Imbued with confidence and energy leftover from its assertive win over a ranked Illinois team, Maryland men’s basketball rushed to its best start since its last meeting with the Scarlet Knights. However, as they painfully learned in their initial meeting against Rutgers, it’s the finish that matters.
Behind the combined play of Eric Ayala and Fatts Russell, Maryland (11-9, 3-6 B1G) averted another blown lead and finished its second meeting with Rutgers in convincing fashion. And with the duo’s total 45 points and ten of Maryland’s season-best 12 threes of the night, the Terps throttled Rutgers in the closing half and consequently the game, 68-60.
“We talked about, going into the game, playing tip to horn,” interim head coach Danny Manning said. “And I thought this was one of those games where we played tip the horn.”
After Russell splashed back-to-back threes in transition just before the last media timeout of the opening half, Maryland held an imposing 20-point lead.
But Geo Baker, in spite of minimal help from his running mate, Ron Harper Jr. worked to cut that lead to 12 just before the half with a pair of run-starting triples of his own.
At halftime, Ayala and Russell combined for 20 points, Qudus Wahab finished all four of his touches in the paint for eight more and the Terps were shooting well over 50% from the field as a unit, yet they were still at risk of suffering a similar fate to their last Rutgers contest just ten days before Tuesday — with momentum in favor of the opponent and a dominant lead dwindling.
Their lead was a product of more than offense, but mixed defense — 3-2 zone and man — that kept Harper with limited looks and an offense that did more than score, but forced both Harper and Paul Mulcahy into foul trouble.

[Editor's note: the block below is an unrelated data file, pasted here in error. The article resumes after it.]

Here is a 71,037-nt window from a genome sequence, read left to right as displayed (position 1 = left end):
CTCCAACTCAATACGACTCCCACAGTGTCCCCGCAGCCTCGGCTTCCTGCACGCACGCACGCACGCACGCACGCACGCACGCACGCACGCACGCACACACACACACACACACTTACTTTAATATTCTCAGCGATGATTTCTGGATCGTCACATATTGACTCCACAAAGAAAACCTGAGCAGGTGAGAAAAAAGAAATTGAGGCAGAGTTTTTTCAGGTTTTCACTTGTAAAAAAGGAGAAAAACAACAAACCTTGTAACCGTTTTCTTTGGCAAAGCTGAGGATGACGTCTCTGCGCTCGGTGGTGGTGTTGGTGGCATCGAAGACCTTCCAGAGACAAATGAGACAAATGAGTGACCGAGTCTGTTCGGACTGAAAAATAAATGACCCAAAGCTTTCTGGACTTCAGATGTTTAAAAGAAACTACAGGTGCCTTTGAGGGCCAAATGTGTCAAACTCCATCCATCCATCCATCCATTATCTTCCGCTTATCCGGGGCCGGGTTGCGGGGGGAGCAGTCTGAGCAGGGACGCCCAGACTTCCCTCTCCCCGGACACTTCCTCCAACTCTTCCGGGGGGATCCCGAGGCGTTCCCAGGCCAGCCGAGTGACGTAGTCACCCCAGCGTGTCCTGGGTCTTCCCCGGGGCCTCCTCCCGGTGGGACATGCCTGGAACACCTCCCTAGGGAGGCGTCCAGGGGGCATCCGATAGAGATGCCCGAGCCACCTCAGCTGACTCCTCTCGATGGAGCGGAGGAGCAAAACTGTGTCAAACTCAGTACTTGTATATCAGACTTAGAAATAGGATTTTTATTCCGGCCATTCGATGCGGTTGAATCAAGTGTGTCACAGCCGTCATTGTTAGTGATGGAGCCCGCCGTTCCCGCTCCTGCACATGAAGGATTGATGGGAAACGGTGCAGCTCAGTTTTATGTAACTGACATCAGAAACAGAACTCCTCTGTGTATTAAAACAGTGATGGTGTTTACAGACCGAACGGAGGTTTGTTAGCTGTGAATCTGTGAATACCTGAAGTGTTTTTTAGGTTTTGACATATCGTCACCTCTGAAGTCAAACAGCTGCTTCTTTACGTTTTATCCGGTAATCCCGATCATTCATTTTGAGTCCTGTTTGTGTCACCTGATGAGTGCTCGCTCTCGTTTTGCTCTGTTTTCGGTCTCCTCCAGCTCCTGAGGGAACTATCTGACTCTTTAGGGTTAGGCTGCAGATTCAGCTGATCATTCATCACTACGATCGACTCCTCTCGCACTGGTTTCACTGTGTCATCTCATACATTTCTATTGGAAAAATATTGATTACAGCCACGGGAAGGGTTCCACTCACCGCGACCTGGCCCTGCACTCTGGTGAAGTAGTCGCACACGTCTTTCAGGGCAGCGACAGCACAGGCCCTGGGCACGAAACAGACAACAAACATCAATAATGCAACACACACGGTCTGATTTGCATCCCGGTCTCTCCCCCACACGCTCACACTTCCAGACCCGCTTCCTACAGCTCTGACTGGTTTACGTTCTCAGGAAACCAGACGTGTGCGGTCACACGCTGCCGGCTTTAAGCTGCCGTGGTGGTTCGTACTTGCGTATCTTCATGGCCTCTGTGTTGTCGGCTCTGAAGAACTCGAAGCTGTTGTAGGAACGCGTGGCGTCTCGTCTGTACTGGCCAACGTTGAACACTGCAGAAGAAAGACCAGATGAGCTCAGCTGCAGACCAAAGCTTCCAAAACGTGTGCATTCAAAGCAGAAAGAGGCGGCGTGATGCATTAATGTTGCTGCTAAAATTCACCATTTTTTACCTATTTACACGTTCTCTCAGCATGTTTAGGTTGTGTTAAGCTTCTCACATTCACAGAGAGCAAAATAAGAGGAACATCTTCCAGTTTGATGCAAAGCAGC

Harper’s teammates struggled too, but Baker made sure to keep the Scarlet Knights comeback hopes going with 14 of Rutgers 26 first half points. Because of Baker and because of the time left in the contest, Maryland’s commanding start was reduced to a, 38-26, lead and the Scarlet Knights were alive.
“We were just talking back-and-forth to each other like ‘we been here before,'” Russell said of the locker room conversation at halftime. “We told each other that even if they make a shot, we can’t let the crowd feel like it’s an eight point shot instead of a two or three point shot.”
The Terps had designs to finish the game just as they started it; efficiently and forcefully. Or with their foot on the gas, as Russell said after the game. So Ayala and Russell continued to kindle the hot shooting start of the opening period.
For the entire second half, except for two field goals, the two lead guards traded baskets. The threes came in bunches with the rare drive to the basket and midrange jumper littered in between.
Ayala stretched his range and fired from every corner of the arc and even splashed a deep triple from the Rugters logo en route to 200 career threes. Ayala became the fifth Terp ever to reach the mark. The Terps’ most tenured athlete finished with five threes and hit four of them in the second half.
“It’s just confidence, pretty much,” Ayala said of his most recent success from deep. “Just going with the game, going with the flow of the game as it was coming — being aggressive.”
Russell performed similarly, finishing with five of his own, picking his spots and dropping deep shoots off the dribble and off the catch.
Baker regressed, scoring just two points in the final 20 minutes, Harper improved, scoring 12. With two meager efforts from its shot-creators, Rutgers struggled to match the lead-stretching flurry of threes. Maryland maintained its double-digit lead until the waning seconds of the second half, making a statement on the road and finishing a job they didn’t ten days earlier.
“We’ve gotten better since the last time we played this talented Rutgers team,” Manning said. “[I’m just proud of the groups belief and fight for each other.”